How many Jedis can Obelix swallow?

Eager to find out, we organised Azur’s birthday party at the marina, with no other plan B than using Obelix and the marina lounge for shelter in case of extreme weather. Needless to say that as the week-end approached, and, with it, its sub-optimal forecast, the weakness of our plan B kept me up all night, worrying about how to handle all these kids’ energy on a rainy day, and coming up with ideas of activities that could be done in the rain, keeping kids warm and entertained. Parents were also warned to bring rain jackets as we would hold the party outdoors not matter what (no way I would stay indoors for two hours, in a confined area, surrounded by thirteen kids!).

Fortunately the sky gods were with us and not a single drop fell between 2 and 4pm, which allowed us to make the most of the marina settings and offer our thirteen Padawans, aged 5 to 10, a rather unconventional program.

We started with trolley races on the green, which took an unexpected turn when us parents raced each other and the excited kids begged us to be next to jump in our trolley given how much faster we were going compared to their friends. However the fun was cut short due to both our limited level of fitness. Then we took a walk on the wrong pier to look for Obelix (I had mentioned to Zephyr we might have moved the boat for this), and after finally spotting the boat from behind, the kids ran to the correct pier for a brief visit of our floating home. One Padawan required a bit of convincing to jump onboard observing that it ‘moved’. After taking a few pictures as proof, we invited the kids back on the green for a scavenger hunt where they had to collect clues, drawings by Azur carefully slid inside ziplock bags and behind which I had written where to meet next: the marina lounge. We then had the much expected afternoon tea where a Yoda green apple and an Ewok coconut were safely guarding the rest of the Star Wars-themed snacks that Thomas had spent his Friday off preparing. Red and green grapes light sabers disappeared in a flash, the somewhat overcooked Wookie cookies didn’t deter the kids, and there was a queue to paint jumbo marshmallows with chocolate sauce and turn them into edible Storm Troopers. When everyone was sweetened-up, we had a crazy pinata session outside the lounge, with a pinata so full it was already bursting open and needed to be taped before proceeding, followed by fair and square distribution of the lollies, and finally opening of the presents.

The entire afternoon was a great success which didn’t warrant any of the worrying of the night before. A worthwhile investment considering Zephyr comment “I can’t believe how quick two hours can go”, and Azur who had “his best birthday party ever” and has been busy since, building his Star Wars lego kits while wearing his new Jedi outfit.

The evening was spent winding down in front of a movie: Star Wars episode III.

Open heart surgery (part II)

Magic happens when I’m out dancing!

In the last few weeks, while I was indulging my parallel life as a dance addict (3 classes and 3 social dancing events of salsa, bachata, kizomba, tango and african dance in the last week alone), Thomas has been hard at work, coordinating and finalising the install of our new marinised Lister Petter engine. And on Sunday, when I was out (needless to say dancing, to wrap up a frustrating week-end of domestic chores, and witnessing a couple of failed attempts at adjusting the throttle control which took almost a day each), he texted me saying “it’s done!”. Of course I shared his excitement from a distance, nevertheless I had to hear it for myself, so, when I got back at 10:30pm, I didn’t wait for the morning and switched it on to check. Then we could celebrate.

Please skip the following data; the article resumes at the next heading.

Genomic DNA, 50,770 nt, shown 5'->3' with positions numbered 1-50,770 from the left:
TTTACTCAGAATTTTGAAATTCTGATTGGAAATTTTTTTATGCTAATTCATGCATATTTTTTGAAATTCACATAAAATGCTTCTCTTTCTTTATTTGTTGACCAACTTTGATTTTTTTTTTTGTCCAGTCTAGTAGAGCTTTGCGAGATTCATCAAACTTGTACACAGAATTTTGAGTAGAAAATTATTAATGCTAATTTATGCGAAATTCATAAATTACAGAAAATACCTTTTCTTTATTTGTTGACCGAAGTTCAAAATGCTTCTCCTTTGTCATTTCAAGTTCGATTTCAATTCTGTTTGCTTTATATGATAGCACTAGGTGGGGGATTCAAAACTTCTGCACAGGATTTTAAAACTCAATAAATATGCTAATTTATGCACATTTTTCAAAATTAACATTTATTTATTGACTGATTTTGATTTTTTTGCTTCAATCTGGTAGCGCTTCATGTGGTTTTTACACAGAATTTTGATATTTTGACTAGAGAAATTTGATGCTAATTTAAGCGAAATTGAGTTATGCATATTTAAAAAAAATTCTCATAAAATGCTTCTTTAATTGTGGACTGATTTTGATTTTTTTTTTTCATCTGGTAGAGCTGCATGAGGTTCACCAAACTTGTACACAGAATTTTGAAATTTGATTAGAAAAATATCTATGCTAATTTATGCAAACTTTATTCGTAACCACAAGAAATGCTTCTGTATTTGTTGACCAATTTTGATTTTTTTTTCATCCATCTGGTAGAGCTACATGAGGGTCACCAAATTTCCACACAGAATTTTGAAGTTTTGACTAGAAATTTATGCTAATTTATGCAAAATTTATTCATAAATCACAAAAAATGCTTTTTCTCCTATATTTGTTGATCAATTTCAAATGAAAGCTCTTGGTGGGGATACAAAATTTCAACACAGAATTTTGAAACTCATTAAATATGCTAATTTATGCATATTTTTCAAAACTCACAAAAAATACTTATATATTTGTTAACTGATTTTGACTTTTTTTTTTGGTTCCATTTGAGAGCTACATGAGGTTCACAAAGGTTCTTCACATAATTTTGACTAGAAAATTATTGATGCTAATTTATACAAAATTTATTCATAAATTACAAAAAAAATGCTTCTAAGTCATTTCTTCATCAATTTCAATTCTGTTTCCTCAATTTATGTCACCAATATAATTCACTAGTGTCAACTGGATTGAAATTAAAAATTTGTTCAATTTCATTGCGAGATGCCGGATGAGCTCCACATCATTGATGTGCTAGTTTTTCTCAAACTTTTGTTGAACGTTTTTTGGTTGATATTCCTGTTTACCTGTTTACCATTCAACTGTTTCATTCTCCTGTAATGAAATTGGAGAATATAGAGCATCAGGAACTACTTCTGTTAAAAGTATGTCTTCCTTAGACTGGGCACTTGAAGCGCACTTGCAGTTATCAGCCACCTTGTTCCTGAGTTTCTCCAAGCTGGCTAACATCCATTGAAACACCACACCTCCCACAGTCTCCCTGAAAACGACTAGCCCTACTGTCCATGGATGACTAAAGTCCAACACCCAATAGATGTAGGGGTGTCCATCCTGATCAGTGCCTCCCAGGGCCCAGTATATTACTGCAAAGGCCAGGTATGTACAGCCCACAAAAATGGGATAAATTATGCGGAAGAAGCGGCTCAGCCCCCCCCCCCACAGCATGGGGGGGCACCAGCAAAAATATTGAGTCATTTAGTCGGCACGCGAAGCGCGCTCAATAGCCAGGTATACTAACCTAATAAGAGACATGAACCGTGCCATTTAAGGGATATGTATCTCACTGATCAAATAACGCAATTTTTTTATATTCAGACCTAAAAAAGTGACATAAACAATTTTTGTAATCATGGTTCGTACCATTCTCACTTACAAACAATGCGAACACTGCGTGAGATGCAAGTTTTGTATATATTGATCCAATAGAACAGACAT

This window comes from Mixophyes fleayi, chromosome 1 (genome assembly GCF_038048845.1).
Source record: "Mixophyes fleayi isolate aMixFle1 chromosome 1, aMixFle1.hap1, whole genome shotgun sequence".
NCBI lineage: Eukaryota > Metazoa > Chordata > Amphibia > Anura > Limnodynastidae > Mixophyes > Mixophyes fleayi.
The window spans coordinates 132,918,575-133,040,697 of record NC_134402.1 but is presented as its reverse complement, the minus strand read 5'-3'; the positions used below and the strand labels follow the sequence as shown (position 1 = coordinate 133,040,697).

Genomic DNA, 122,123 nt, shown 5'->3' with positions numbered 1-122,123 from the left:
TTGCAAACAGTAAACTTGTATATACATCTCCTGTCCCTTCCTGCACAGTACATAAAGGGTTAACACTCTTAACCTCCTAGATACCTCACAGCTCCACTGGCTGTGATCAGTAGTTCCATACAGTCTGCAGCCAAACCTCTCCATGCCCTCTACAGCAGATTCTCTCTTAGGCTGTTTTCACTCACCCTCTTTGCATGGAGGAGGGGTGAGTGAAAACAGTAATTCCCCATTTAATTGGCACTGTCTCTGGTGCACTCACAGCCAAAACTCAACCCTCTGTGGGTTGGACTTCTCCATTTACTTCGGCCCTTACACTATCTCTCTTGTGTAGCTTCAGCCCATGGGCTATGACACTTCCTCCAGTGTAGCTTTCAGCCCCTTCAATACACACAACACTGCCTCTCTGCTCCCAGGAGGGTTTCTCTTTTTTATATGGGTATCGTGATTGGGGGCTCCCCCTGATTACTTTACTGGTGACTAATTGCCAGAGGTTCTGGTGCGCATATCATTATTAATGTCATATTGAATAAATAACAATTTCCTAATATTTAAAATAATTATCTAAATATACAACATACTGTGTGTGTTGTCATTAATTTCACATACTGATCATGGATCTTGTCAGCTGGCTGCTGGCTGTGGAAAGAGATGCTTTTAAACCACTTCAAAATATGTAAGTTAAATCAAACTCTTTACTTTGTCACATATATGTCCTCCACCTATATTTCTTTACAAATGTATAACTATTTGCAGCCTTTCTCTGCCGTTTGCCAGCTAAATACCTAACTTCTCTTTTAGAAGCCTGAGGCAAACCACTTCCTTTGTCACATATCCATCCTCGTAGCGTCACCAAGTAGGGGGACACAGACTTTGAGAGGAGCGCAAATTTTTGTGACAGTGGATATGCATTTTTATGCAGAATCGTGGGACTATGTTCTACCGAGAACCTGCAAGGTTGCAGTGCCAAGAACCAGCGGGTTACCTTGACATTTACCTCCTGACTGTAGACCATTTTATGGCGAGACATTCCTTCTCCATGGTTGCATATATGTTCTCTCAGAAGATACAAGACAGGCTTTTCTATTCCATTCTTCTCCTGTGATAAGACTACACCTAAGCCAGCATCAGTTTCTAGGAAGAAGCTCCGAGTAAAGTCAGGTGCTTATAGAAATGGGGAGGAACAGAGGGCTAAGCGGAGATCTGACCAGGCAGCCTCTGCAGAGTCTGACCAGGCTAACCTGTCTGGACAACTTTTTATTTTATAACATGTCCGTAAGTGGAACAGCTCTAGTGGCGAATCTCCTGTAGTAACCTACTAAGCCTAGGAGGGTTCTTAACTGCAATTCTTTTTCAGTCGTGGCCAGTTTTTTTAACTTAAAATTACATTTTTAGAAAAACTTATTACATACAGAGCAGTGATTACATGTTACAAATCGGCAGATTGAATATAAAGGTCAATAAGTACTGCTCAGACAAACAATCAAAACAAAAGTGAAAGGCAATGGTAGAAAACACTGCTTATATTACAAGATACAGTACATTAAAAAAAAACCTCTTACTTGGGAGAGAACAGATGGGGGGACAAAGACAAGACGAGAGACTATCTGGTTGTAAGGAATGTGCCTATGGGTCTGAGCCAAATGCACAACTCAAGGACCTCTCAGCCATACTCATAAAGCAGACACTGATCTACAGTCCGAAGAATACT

I feel guilt and shame (emotions I now know to be on the lowest end of the spectrum of human consciousness according to Dr. Hawkins, as quoted in a workshop at NZ Spirit Fest) for my lack of involvement, but hey, at least I wasn’t much in the way, and nor were the kids who were at a holiday camp for the best part of last week.

Here is the new engine arriving a couple of days before Thomas’ birthday all suitably wrapped up, and all the action I missed as I was snorkeling in Kelly Tarlton’s fish tank in an attempt to tame my fear of sharks:

It took a few extra weeks to find time between the mechanics and us to:

  • adjust the mounts to fix it to the boat
  • connect the new dashboard
  • change the fuel lines entirely (which involved cutting new paths for the bigger pipes and switching to two returns instead of one, allowing us to run on one tank only should the need arise)
  • clean the hardly accessible fuel tanks (an entire Wednesday night squatting on the floor equipped with a dish brush circlipped to a wooden stick, a funnel, a bottle of kerosene and a Alemlube pump, and head torches, transferring all the fuel from one tank to the other, trying to dilute and ‘vacuum’ all the dirt at the bottom, and repeating the operation for the second tank)
  • get new fuel filters, from a friend who, bless serendipity, happens to be one of the biggest clients for this brand of engines and add some spares
  • manufacture and install a bracket to mount the new fuel filters
  • fix the electricity (the first time they tried to start the engine the engine battery wouldn’t work while the switch to emergency paralleling blew a fuse)
  • switch and adjust the two alternators
  • manufacture and install a new exhaust
  • add priming pumps on each fuel line
  • adjust the throttle control (final tweaks done last night while I was out dancing, again, to make sure the idle position was at reasonable low rev)
Overview of the mess when working on the fuel lines…

It’s been a long time coming, but after three months of forced sedentary life, the gaping hole in the engine room is no longer, and Obelix is all set to go out to sea again!!!

Who’s keen for a celebration sail on Sunday?